This is the first part of a new travel column - 'Around the World with Ale and Dee'. Ale Nardini and wife Dorothea from Largs are on their global travels, and in this opener, the intrepid duo travel to a country with one of the fastest growing populations on the planet - India.

“India has always had a strange way with her conquerors. In defeat, she beckons them in, then slowly seduces, assimilates and transforms them.” ? William Dalrymple

India is the world’s largest democracy and an emerging economic powerhouse and with a population of over 1.3 billion, set to overtake China within a generation. So it’s no surprise then that this vastly diverse, chaotic, historic and fiercely proud nation came with a warning for the unsuspecting visitor.

Dee and I, merely scratching the surface on our visit opted for the classic Golden Triangle Tour, which includes the cultural gems of Delhi, Jaipur and Agra with a bonus two days in Mumbai.

Nothing quite prepares you for Delhi, our first stop, a city of 23 million people and the classic Indian paradox, where skyscrapers tower above cardboard cities and the latest 4x4’s scramble for space with hand held carts (and the occasional livestock). We headed to the magnificently ramshackle area of Old Delhi surrounding the Jama Masjid, India’s largest mosque (the courtyard itself can accommodate up to 25,000 worshippers). Never have I seen so many people crammed together and going in so many different directions.

Next on the agenda was the impressive Humayun's tomb, the resting site of the Mughal Emperor, built in 1565, and seen as a pre-cursor to the Taj Mahal. The art of tailoring facial hair must have been revered in Humayun's time as the tomb complex also houses the Royal Barber. This is the land of the magnificent moustache after all.

Our last stop was the impressive India Gate memorial in New Delhi, opened in 1931. The Arc de Triomphe-like structure commemorates those who lost their lives in World War I and stands on the Rajpath, the ceremonial boulevard lined with lawns and trees that is used on the 26nd of January for India’s Republic day Parade.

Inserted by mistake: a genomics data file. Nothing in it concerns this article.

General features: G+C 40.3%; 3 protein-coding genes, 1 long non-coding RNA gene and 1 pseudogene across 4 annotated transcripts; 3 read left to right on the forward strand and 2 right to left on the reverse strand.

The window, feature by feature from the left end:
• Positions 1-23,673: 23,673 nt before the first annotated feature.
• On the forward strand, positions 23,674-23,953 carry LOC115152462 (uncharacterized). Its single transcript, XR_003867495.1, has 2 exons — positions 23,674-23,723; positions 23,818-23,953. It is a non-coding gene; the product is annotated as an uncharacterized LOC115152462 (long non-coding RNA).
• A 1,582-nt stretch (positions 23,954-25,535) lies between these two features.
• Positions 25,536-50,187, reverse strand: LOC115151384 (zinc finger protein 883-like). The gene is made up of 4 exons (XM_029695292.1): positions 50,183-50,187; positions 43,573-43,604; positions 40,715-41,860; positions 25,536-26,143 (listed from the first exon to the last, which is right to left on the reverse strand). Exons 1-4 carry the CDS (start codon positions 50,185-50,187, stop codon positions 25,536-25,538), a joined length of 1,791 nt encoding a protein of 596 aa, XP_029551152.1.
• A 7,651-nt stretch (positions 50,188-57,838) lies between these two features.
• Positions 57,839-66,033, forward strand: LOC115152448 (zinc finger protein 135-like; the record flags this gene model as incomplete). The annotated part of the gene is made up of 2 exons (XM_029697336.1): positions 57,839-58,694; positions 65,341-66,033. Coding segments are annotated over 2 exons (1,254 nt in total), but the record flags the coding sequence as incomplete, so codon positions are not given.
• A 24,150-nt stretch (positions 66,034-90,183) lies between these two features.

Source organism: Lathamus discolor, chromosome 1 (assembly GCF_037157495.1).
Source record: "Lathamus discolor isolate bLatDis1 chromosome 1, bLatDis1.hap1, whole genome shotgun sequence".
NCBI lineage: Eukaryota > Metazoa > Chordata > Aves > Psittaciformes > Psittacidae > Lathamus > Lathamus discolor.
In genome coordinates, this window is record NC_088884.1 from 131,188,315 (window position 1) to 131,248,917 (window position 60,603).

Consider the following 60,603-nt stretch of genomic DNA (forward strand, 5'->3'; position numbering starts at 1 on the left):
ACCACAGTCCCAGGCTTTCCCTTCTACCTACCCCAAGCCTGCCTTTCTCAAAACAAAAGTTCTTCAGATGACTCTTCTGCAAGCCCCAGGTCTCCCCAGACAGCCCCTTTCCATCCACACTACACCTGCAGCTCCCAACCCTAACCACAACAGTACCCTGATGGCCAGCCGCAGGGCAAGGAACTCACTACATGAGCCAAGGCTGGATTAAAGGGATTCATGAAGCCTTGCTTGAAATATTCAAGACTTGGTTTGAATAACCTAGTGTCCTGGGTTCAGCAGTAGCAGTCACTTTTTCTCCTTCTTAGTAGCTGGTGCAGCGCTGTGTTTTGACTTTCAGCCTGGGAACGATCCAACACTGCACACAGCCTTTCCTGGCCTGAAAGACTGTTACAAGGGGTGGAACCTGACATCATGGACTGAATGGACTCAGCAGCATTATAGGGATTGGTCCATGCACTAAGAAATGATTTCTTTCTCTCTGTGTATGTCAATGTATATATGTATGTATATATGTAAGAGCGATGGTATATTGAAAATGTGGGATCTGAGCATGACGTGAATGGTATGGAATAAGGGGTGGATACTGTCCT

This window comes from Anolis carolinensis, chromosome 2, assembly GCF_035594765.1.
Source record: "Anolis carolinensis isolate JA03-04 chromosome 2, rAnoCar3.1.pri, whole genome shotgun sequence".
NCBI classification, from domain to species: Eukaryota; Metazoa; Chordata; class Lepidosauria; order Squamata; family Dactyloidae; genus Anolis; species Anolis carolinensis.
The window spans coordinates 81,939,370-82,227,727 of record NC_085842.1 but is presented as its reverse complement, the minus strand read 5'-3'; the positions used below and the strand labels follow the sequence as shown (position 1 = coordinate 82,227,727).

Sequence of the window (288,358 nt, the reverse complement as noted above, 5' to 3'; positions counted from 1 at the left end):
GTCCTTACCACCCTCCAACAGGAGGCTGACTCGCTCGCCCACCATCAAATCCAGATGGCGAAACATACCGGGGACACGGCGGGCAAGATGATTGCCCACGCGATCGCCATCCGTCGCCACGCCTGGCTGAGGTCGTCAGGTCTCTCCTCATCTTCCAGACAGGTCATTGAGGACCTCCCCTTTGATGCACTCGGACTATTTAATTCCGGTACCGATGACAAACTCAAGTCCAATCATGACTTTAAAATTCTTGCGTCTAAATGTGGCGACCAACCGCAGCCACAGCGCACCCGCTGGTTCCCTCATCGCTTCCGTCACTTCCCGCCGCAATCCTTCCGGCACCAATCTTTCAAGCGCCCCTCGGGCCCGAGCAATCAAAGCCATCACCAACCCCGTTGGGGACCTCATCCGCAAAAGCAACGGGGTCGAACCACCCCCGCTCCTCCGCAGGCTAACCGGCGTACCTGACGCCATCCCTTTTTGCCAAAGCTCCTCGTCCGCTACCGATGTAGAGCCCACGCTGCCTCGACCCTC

Later that evening we ventured out to a terrifically vibrant parade, complete with brightly lit lanterns, drumming and a gloriously decorated man in a jewel encrusted white suit carried along in a carriage - we had stumbled upon a wedding, and found ourselves dancing our way too to meet the bride and sample the buffet. Not for want of trying but we didn’t even make a dent into the delicious food as there was ample for the estimated 500 guests or so.

The following day a new destination beckoned; Jaipur, the Pink City and capital of Rajasthan. Amongst its sights the ornate Hawa Mahal, Palace of the Winds, is decorated with intricate lattice work that allowed the Royal ladies to observe everyday life (without being seen themselves) and the City Palace (reflecting Rajput, Mughal and European architectural style), part museum, part royal residence and still the seat of the Maharaja of Jaipur today. Make no mistake; Jaipur is an exciting, pulsating but ultimately exhausting city. As I looked around it seemed to form the perfect Indian mosaic – individuals engaged in animated discussions with each other, angry traders shouting down their mobile phones, elegant ladies wearing brightly decorated sari’s brushing past with their daily shopping, beggars clanking their change to attract attention, the endless cacophony of car horns and of course the foreign tourists playing dodgems and trying to get across the street alive.

Cows are sacred in India, and appear to have right of way. One casually meanders through the frenetic traffic, oblivious to the noise, (later on that night I was to see a Camel and Elephant on their evening commute). The steamy aroma of street food, the hustle and bustle of the shopkeepers, the stench of rotting garbage, a man delivering an ice block on the back of his bike and the dust rising through the clammy heat all made it seem like I was an extra in my very own Bollywood movie. I was half expecting them all to stop and burst into song at any given moment.

The hauntingly beautiful Jal Mahal Palace which appears to float effortlessly amidst the Man Sagar Lake is located en route to the area’s largest tourist attraction. The Amber Fort built by Raja Man Singh I lies 11 km from Jaipur and sits commandingly on a hill. There seems to be only one way to enter this magnificent honey coloured fortress - through the sun gate and on a Royal elephant! With its cobbled paths, numerous courtyards, ornate doors and expressive carvings it oozes history with an ease that has long made it an attraction since it was built in 1592.

Our next strop en-route to Agra was the ghost town of Fatehpur Sikri ... to be continued!